columbus high school

New York

An art class at a science high school includes math and poetry

Larry Minetti addresses his high school art class at the Collegiate Institute of Math and Science. It may have math and science in its name, but lately the Collegiate Institute of Math and Science in the Bronx is all about art. Concerned that students weren’t receiving a well-rounded education, Principal Shadia Alverez decided this year to cut back on support staff — she has just one assistant principal when the student body of 650 would often warrant two — and hire Larry Minetti to teach four introductory art classes. Minetti has taught on the Christopher Columbus Educational Campus for 17 years, until recently at Christopher Columbus High School, which is in the process of phasing out. Since starting at CIMS in September, he has already landed his students their first exhibition: On Dec. 6, Minetti and his students will hang as many as 200 pieces of student artwork in State Sen. Jeffrey Klein's office in the Bronx. But Minetti said he wants to teach students more than simply how to use artistic principles to create beautiful works of art. He always wants students to understand the interplay between art and their everyday lives, including in the other subjects they study. GothamSchools spent Thursday morning in Minetti’s class, observing as students applied last week’s still life lesson on their own canvases and then speaking to Minetti about his instructional approach. As when we have chronicled other classes in the past, we’ve included the teacher's commentary in block quotes beneath our observations. 10:08 a.m. Students filed into the art studio, whose walls are hand-painted with inspirational phrases and peppered with student work, and took their seats. In the middle of the room, a still life scene featuring two bottles, a paint can, a lemon, and a green apple was set up against both sides of a wooden board. The whiteboard at the front of the room displayed a hand-drawn replica of the still life scene, with the day’s aim and curriculum objectives written for the students to see.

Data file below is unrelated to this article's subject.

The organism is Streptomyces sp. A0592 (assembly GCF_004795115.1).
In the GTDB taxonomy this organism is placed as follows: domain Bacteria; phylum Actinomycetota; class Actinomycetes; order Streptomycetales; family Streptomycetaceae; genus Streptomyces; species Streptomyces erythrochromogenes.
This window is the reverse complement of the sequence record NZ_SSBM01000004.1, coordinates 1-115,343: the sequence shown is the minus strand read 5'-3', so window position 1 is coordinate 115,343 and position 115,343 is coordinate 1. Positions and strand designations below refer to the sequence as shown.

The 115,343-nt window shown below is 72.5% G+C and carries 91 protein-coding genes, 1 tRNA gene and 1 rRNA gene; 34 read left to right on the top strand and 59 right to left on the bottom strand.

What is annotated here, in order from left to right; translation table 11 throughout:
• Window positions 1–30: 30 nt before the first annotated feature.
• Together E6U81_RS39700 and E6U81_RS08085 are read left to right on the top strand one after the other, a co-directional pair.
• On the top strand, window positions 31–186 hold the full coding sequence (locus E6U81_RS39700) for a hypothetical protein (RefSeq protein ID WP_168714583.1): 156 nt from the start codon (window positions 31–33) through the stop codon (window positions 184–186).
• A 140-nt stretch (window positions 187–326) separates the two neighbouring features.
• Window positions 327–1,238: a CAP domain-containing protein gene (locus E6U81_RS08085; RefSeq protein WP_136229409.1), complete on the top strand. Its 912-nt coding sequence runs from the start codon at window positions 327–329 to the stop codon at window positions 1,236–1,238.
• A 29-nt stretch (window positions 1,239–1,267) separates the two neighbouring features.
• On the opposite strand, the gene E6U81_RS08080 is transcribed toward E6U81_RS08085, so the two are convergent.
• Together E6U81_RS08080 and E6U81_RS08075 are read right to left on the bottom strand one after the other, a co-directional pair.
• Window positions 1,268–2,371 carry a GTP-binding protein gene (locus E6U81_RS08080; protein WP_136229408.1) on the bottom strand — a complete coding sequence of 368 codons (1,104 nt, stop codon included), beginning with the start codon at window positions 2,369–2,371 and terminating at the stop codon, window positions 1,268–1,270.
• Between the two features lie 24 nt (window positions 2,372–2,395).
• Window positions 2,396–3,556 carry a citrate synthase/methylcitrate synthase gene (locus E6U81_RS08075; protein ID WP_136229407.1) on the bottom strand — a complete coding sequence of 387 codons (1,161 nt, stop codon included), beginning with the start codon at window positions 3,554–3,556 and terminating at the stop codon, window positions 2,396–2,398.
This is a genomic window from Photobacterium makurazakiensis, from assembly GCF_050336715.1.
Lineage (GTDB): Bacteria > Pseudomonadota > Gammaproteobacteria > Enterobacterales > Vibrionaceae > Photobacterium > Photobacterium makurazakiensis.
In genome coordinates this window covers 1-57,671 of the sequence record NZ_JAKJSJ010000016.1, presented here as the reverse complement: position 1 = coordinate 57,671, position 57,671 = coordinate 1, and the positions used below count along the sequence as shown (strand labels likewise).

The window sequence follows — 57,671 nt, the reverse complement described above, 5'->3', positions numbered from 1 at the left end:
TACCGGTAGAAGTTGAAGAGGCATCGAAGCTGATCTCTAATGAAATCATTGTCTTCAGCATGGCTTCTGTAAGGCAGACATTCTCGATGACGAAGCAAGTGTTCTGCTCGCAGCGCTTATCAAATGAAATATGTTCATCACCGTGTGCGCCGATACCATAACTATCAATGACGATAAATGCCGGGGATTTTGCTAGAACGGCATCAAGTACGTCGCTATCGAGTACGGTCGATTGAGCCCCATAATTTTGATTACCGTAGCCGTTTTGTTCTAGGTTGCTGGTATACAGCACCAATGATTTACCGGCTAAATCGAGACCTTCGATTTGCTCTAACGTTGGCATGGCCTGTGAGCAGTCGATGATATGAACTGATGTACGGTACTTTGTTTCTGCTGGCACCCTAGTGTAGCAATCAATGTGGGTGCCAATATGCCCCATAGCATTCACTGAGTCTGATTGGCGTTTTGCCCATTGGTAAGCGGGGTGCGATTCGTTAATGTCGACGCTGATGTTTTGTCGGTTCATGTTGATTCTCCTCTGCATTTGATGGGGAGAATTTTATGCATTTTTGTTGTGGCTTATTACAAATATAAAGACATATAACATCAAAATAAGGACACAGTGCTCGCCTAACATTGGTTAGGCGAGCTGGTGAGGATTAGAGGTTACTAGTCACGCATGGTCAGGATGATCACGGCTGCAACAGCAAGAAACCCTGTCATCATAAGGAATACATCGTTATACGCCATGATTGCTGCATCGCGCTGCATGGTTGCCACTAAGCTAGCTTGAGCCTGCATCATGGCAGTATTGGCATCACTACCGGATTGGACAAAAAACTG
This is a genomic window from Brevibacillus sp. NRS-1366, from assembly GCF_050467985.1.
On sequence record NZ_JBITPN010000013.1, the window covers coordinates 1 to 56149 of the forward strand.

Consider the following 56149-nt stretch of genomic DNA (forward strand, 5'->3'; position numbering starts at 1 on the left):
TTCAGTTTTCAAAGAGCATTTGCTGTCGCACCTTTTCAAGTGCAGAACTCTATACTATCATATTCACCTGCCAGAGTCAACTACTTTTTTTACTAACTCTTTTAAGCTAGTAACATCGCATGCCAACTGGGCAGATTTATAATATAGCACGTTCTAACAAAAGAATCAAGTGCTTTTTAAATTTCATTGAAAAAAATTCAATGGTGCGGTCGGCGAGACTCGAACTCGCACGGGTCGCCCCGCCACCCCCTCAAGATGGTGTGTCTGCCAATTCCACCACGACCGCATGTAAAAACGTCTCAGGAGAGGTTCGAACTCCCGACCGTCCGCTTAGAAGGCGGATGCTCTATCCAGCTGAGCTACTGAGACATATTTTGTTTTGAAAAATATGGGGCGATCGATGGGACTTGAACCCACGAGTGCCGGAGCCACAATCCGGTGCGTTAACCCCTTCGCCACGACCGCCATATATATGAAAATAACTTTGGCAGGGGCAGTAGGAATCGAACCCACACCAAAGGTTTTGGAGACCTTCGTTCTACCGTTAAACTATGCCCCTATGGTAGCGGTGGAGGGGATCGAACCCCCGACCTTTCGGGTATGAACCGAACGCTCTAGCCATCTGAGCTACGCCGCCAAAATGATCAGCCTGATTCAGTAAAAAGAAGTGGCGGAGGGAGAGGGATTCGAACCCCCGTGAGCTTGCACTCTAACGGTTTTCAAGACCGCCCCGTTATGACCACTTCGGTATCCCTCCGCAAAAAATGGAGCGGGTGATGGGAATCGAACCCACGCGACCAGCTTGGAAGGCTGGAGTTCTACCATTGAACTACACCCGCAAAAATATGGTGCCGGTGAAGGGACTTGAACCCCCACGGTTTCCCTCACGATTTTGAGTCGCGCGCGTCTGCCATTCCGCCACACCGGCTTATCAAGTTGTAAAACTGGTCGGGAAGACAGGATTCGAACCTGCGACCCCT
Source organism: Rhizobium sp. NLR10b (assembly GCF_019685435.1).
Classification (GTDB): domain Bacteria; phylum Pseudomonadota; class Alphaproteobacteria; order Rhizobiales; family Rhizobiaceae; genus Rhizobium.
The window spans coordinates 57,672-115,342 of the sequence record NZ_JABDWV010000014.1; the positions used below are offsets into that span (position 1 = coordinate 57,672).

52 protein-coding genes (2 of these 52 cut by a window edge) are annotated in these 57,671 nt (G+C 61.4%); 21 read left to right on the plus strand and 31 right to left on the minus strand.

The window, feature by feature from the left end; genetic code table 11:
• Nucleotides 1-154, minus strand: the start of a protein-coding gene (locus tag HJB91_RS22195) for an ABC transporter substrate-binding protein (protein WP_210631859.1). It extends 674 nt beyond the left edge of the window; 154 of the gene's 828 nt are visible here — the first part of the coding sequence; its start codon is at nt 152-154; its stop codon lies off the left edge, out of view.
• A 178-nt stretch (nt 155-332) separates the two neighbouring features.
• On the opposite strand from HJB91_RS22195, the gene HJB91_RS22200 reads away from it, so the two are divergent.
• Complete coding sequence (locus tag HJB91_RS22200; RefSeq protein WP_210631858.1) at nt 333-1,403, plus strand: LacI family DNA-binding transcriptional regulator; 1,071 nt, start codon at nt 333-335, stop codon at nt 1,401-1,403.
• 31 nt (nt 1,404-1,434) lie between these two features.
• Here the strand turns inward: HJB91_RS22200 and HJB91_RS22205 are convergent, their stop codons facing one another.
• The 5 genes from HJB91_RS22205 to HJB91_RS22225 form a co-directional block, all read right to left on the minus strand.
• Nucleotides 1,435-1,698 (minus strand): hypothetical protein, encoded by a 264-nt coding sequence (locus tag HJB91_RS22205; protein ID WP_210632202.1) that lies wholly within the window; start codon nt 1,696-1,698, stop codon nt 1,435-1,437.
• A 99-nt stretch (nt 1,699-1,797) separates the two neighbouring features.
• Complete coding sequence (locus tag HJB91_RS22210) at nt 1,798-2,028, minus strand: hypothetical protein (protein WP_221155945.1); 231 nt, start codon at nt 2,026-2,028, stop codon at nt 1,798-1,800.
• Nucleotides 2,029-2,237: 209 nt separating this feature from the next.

New York

Closing Schools: Myth and Mystery

A few weeks ago I sat in the library at Christopher Columbus High School and listened to a Department of Education official explain to our confused and upset parents that closing our school would actually benefit their children. The official argued that the school's closure would actually increase students' chances of graduating, rather than damage them. This seemed a counterintuitive idea to me, so I decided to dig into the data. The DOE keeps a wonderful public archive of graduation and dropout data in longitudinal reports. I looked at what happened to students at Bronx high schools Roosevelt and Taft during the years they phased out, and compared them to Columbus and John F. Kennedy along with city averages. Why did I focus on these schools? I began my career as an English as a Second Language for seven years at Kennedy. In 1999 I was invited to become a staff development specialist for the DOE's Office of Bilingual Education (later the Office of English Language Learners) and for two years I visited Roosevelt every Tuesday and Taft every Wednesday to support their bilingual and ESL teachers. Then in 2002 I moved to Columbus, where I've worked as teacher and UFT Teacher Center staff. Looking at these four schools provided me a glimpse into the sad unraveling of the places I spent my career. First, I took a look at the 7-year longitudinal studies — those showing the ultimate outcomes for students who entered Taft and Roosevelt in the last four years the schools admitted students. In both cases, graduation declined for the first couple of years by a small amount, with the final two cohorts doing significantly worse. Roosevelt graduated only 17.6 percent of the students who entered in 2002, and Taft graduated just 29.5 percent of them. These outcomes did not compare favorably with either the citywide average for those years, or schools currently on the chopping block, Columbus and Kennedy. Conversely, I took a look at dropout rates for the same cohorts. Here we see rates in the closing schools rising to the point where, in the final cohort, over 80 percent of the final cohort at Roosevelt dropped out, and over 70 percent of the final cohort at Taft.